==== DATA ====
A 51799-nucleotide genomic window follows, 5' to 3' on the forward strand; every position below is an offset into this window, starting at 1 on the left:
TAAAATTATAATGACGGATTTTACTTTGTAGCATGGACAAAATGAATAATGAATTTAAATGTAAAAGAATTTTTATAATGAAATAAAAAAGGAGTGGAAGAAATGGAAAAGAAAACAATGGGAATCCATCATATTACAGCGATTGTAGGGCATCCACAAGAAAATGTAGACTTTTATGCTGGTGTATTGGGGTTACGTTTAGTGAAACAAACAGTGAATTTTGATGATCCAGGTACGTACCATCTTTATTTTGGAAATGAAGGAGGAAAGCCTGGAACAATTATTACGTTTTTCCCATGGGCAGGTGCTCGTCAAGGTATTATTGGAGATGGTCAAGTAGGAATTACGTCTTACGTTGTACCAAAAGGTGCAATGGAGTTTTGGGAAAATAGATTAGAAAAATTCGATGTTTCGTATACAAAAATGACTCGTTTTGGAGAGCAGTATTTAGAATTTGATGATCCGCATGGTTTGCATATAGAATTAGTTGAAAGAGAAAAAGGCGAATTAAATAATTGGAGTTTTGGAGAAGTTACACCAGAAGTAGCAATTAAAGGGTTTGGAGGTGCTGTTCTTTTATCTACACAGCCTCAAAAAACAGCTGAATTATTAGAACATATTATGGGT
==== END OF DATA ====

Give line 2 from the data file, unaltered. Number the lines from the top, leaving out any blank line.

TAAAATTATAATGACGGATTTTACTTTGTAGCATGGACAAAATGAATAATGAATTTAAATGTAAAAGAATTTTTATAATGAAATAAAAAAGGAGTGGAAGAAATGGAAAAGAAAACAATGGGAATCCATCATATTACAGCGATTGTAGGGCATCCACAAGAAAATGTAGACTTTTATGCTGGTGTATTGGGGTTACGTTTAGTGAAACAAACAGTGAATTTTGATGATCCAGGTACGTACCATCTTTATTTTGGAAATGAAGGAGGAAAGCCTGGAACAATTATTACGTTTTTCCCATGGGCAGGTGCTCGTCAAGGTATTATTGGAGATGGTCAAGTAGGAATTACGTCTTACGTTGTACCAAAAGGTGCAATGGAGTTTTGGGAAAATAGATTAGAAAAATTCGATGTTTCGTATACAAAAATGACTCGTTTTGGAGAGCAGTATTTAGAATTTGATGATCCGCATGGTTTGCATATAGAATTAGTTGAAAGAGAAAAAGGCGAATTAAATAATTGGAGTTTTGGAGAAGTTACACCAGAAGTAGCAATTAAAGGGTTTGGAGGTGCTGTTCTTTTATCTACACAGCCTCAAAAAACAGCTGAATTATTAGAACATATTATGGGT